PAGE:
An art deco ruby, tourmaline and diamond brooch and earring suite, by Van Cleef & Arpels, (2)
Lot 111
An art deco ruby, tourmaline and diamond brooch and earring suite, by Van Cleef & Arpels, (2)
Sold for £ 30,000 (US$ 41,683) inc. premium

Fine Jewellery

24 Apr 2013, 14:00 BST

London, New Bond Street

Lot Details
An art deco ruby, tourmaline and diamond brooch and earring suite, by Van Cleef & Arpels, circa 1930
The brooch set to the centre with a sugarloaf ruby, between elongated scalloped terminals, set with a large cabochon ruby, a large oval cabochon tourmaline and old brilliant and single-cut diamonds in millegrain and collet settings, the pendent earrings of similar design, mounted in platinum, brooch signed Van Cleef & Arpels Paris, French assay mark, tourmaline a later replacement, earrings unsigned and unmarked, later post fittings, brooch diameter 7.2cm, earring length 4.5cm (2)


  • The central ruby in the brooch accompanied by a report from The Gem & Pearl Laboratory.

    Michael Mosley (1932-2012)
    Descent to the current owner

    The jewels offered here were inherited by Michael Mosley, younger son and youngest child of the controversial politician Oswald Mosley and his first wife Lady Cynthia Mosley (née Curzon).

    The photograph of Cynthia Mosley shows her wearing a double row of pearls, some of which are believed to form the necklace (lot 112) offered here. In the photograph of Irene Curzon, she wears the ruby and diamond brooch (lot 111) in her hat. The earrings are also believed to have belonged to Irene Curzon.

    Lady Cynthia Blanche Mosley (1898-1933) and her older sister, Lady Mary Irene Curzon, later Baroness Ravensdale, (1896-1966), were the elder daughters of the great British statesman George Nathaniel Curzon, first Marquess Curzon of Kedleston (1859-1925) and his first wife, the American-born heiress, Mary Victoria Leiter (1870-1906).

    In 1898, the two little girls, known as Ne-Ne and Cimmie, accompanied their parents to India, where Curzon took up his post as Viceroy until 1905. During the three week voyage, Mary Curzon wrote her will, in it documenting her impressive collection of jewels, much of which had been given to her by her father, the real estate millionaire, Levi Leiter. Among the tiaras and diamonds, she noted a ruby and diamond clasp and a rope of white pearls.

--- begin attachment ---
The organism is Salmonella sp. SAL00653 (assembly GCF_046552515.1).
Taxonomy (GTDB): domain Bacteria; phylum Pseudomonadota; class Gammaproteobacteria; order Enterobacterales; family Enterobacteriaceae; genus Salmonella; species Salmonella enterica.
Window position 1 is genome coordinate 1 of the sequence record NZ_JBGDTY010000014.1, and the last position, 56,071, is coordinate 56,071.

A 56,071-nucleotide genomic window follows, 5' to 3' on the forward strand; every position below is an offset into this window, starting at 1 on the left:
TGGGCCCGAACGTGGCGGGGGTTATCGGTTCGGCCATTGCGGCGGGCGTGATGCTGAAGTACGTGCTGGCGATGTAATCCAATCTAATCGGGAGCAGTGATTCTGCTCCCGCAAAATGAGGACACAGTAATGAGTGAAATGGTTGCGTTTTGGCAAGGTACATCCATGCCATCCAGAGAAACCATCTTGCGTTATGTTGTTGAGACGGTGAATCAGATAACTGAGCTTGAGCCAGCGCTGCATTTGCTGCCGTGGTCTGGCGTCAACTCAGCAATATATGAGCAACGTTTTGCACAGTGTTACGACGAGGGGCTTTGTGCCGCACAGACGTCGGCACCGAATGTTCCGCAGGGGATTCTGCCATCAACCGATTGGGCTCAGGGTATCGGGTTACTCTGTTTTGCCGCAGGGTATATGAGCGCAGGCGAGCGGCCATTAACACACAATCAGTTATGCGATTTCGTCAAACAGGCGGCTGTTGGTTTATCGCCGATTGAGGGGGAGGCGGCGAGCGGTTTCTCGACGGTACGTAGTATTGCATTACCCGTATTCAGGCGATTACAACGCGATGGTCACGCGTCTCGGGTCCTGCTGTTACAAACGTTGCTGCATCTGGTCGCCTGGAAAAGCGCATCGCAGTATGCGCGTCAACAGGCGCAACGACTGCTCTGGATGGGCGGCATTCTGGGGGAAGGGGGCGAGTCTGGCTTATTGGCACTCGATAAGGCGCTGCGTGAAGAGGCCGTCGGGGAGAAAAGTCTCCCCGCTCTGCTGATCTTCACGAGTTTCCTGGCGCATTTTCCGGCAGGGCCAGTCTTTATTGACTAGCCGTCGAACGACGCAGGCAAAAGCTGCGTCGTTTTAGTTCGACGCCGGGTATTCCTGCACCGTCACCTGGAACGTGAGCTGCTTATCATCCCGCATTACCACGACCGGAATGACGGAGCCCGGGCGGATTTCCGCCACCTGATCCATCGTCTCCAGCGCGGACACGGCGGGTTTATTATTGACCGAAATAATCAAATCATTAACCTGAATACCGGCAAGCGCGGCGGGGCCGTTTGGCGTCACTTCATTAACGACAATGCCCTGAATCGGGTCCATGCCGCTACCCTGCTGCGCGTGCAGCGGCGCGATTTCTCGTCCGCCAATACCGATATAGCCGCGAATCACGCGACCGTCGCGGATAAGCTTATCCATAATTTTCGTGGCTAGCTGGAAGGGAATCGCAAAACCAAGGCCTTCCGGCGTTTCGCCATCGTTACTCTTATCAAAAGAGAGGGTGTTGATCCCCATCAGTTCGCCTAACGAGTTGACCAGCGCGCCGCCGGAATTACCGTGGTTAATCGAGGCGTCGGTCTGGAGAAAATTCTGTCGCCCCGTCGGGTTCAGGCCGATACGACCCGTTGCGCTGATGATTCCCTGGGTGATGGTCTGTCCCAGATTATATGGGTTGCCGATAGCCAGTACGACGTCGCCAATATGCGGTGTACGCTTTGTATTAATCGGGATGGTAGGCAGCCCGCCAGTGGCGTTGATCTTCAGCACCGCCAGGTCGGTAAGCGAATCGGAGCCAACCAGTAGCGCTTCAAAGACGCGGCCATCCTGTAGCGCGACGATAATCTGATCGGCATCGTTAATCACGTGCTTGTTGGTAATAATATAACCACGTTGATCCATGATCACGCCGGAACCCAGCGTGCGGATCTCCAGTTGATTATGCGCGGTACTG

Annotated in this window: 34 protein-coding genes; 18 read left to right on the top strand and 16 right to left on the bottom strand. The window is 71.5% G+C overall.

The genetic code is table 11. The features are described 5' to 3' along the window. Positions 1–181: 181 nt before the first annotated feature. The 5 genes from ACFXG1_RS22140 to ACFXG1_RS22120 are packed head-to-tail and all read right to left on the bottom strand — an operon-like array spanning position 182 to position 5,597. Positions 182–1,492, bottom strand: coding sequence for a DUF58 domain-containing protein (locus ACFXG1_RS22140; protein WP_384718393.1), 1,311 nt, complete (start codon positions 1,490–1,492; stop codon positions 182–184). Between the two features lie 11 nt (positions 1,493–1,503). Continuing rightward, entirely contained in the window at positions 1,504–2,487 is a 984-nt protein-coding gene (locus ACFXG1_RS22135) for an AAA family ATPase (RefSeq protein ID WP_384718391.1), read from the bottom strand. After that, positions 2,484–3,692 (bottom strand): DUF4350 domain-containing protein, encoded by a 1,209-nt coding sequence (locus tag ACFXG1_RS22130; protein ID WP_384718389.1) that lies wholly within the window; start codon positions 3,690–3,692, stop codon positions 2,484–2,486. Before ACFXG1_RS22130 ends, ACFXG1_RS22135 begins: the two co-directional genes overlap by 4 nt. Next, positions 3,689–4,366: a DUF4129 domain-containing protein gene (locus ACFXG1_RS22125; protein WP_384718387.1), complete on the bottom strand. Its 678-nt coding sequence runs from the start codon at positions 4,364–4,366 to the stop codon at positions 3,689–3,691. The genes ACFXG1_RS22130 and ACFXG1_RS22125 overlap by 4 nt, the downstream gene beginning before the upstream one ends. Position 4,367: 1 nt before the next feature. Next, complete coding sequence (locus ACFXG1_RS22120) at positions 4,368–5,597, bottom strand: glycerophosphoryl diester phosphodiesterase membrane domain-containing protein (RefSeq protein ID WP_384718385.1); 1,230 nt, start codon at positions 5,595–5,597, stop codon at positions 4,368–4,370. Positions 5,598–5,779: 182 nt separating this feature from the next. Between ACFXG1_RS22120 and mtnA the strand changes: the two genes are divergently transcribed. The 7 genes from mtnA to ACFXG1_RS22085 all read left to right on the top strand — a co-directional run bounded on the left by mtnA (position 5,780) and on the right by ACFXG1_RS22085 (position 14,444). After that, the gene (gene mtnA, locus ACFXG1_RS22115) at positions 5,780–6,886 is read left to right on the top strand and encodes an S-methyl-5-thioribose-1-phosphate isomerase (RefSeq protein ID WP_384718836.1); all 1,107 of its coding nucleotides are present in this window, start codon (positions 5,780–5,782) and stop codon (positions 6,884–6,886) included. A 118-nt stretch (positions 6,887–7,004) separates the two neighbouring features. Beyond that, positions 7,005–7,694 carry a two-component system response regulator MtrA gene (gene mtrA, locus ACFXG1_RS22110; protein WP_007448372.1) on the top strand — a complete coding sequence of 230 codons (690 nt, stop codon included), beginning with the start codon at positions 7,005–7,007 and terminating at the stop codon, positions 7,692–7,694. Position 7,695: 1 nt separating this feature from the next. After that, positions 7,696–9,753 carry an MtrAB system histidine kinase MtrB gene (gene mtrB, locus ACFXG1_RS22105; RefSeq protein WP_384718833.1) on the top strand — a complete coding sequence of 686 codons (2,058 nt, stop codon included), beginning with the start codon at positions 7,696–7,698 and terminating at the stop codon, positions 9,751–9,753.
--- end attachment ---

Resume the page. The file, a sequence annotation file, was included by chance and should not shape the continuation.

In 1918, Cynthia attracted the attention of a young man called Oswald Ernald Mosley. Tom, as he was known, was a committed womaniser, and determined in his pursuit. After Lord Curzon was persuaded of Tom's suitability, they married in the Chapel Royal, St James's on 11 May 1920. The guests included King George V and Queen Mary, Leopold III and the King and Queen of the Belgians. Curzon showered his daughter with presents including his late wife's long rope of pearls. The pearls in lot 112 are believed to be from this necklace.

    Their first child, Vivien, was born in 1921 and their first son, Nicholas, in 1923. By 1924 both Tom and Cynthia had joined the Labour Party and Cynthia campaigned with her husband. Her charm and good nature were the perfect foil for her mercurial husband; something he chronically took advantage of by numerous infidelities and increasing rudeness to her in public. The Mosley's were often criticised by the press for their lavish, hedonistic lifestyle. Cynthia's elegant dress, costly furs and magnificent pearls whilst campaigning were often remarked upon. After their third child and younger son, Michael, known as Mickey, was born 1932, Cynthia, already in poor health, was further shattered to discover her husband's passionate affair with Diana Guinness (née Mitford). This and her husband's fascism caused her tremendous distress. She died in 1933 of peritonitis after undergoing an appendectomy.

    After her death, Irene, unmarried and childless despite numerous offers, became surrogate mother to Cynthia's three children, in particular baby Mickey. After Mosley was interned in 1940, she became their official guardian.

    During the 1920s, Irene, a lover of fox-hunting, had established herself at fashionable Melton Mowbray and was at the centre of the Prince of Wales's glittering social set. Immensely rich, having inherited her share of the Leiter fortune, she was also interested in music and the theatre and her friends included legendary pianist Artur Rubinstein. She also travelled widely and was often away for months at a time. In 1925 she inherited the barony of Ravensdale after her father's death. Throughout her life she engaged in voluntary welfare work with young people. After World War Two she worked in shelters and having "inherited something of her father's oratorical powers" she travelled the country speaking at youth rallies and clubs. In later life Irene continued to travel, often with her nephew Mickey.

    For further information, see Dictionary of National Biography and "The Viceroy's Daughters. The Lives of the Curzon Sisters" by Anne de Courcy, London, 2000.
Auction information

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Lot symbols
Item contains ruby or jadeite

Please note that as a result of recent legislation ruby and jadeite gem stones of Burmese (Myanmar) origin may not be imported into the US. Rubies and jadeite of non-Burmese origin require certification before import into the US.

  1. Emily Barber
    Specialist - Jewellery
    101 New Bond Street
    London, United Kingdom W1S 1SR
    Work +44 20 7468 8284
    FaxFax: +44 20 7499 5364
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